The Linksys Velop did deliver an excellent range, with speeds reaching 165Mbps at close range, with the signal degrading as we went further away from the nodes. We see that the Linksys Velop doe slack the raw power the Netgear Orbi has, as well as the superb wireless performance. Even though Velop has been advertised to have awesome speeds and range, we find that this is not the case. Perhaps it will be worked on in the future – continuous updates keep coming up, making the Linksys Velop something to watch out for.
When it was just released we noted many features missing, but that has all been corrected in the latest update.
Both the Velop vs. Orbi have many points in their favour, and we certainly appreciate the thought that went into the minimalistic and attractive design, as well as the many features that both models come packaged with. They definitely have both changed the way we look at mesh systems, but when compared to each other, it becomes quite clear the strengths and weaknesses of each.
The Velop creates a real mesh system and the three units can cover a larger ground the only 2 Orbi satellites may otherwise miss. However, the Netgear Orbi won on all testing fields and criteria, and in terms of wireless performance, multiple Ethernet port and more – the Orbi wins.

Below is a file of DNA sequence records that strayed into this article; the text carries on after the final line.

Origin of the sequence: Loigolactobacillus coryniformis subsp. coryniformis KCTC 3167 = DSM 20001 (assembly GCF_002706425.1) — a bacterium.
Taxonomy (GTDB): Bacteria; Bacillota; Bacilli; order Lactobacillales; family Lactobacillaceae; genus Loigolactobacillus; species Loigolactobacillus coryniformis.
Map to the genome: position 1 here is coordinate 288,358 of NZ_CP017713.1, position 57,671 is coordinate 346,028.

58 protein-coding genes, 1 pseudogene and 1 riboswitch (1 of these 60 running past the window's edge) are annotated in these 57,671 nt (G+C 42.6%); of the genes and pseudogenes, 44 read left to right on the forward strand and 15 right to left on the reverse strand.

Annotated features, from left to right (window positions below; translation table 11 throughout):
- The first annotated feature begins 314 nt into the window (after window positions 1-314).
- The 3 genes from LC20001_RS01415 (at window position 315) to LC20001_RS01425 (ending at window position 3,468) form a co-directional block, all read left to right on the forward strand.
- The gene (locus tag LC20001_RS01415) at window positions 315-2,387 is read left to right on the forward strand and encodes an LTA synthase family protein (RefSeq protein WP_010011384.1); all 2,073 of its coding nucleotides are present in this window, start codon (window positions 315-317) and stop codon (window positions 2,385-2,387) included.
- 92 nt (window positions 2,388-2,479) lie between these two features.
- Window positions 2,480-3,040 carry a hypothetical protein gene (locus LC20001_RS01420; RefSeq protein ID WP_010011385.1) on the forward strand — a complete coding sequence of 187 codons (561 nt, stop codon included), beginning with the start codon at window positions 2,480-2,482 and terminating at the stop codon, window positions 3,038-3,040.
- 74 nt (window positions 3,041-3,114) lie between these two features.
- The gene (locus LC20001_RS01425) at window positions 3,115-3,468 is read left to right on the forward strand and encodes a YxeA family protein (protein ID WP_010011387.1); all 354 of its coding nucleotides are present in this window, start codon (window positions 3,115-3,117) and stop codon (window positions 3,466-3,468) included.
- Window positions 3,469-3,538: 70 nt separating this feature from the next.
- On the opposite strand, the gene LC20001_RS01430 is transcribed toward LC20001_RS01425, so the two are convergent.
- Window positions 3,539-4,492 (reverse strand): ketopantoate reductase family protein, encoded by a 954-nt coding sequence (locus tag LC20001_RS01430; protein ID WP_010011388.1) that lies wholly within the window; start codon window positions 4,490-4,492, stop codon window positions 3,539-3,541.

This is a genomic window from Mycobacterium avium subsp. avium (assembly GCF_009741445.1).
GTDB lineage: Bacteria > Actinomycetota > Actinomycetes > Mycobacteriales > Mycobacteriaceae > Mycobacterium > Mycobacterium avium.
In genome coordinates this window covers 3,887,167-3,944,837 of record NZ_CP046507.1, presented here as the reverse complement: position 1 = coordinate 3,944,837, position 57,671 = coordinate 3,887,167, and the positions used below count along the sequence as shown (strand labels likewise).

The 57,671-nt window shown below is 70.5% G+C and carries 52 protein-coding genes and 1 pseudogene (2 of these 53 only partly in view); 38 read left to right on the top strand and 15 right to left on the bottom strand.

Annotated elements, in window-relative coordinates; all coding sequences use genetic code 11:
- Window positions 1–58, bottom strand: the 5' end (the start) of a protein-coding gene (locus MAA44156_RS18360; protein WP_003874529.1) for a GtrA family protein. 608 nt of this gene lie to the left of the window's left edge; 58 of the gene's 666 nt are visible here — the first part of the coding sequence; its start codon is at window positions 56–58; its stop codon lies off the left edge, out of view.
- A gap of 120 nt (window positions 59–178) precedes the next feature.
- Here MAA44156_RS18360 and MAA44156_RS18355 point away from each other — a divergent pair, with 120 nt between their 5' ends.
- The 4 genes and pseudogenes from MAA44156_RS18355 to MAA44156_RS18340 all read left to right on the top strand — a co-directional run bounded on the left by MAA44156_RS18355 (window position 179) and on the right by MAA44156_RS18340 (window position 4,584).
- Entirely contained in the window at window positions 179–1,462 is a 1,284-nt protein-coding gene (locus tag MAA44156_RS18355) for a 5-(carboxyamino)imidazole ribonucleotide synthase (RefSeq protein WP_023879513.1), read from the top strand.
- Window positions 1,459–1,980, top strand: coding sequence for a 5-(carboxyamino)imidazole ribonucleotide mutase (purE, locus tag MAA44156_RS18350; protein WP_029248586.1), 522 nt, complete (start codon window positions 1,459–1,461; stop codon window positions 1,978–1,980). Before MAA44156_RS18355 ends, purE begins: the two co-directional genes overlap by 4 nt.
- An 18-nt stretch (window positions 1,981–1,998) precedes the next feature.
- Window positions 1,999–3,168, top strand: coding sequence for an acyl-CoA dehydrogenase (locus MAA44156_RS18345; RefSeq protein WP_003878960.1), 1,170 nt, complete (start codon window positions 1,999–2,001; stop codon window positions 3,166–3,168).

If you do have any dead spots – you can always get another satellite- that may bump up the price however, so in the end, you do have to see what suits you – in terms of budget, area coverage and wireless performance; the Velop vs. the Orbi – which one won for you?
Hey, it's Tomas here! I'm the founder and chief editor here at BlueGadgetTooth. After spending hours explaining my parents how to hook up their Internet, why it's being so slow etc. I decided to start this blog to help people with their gadgets and questions about technology.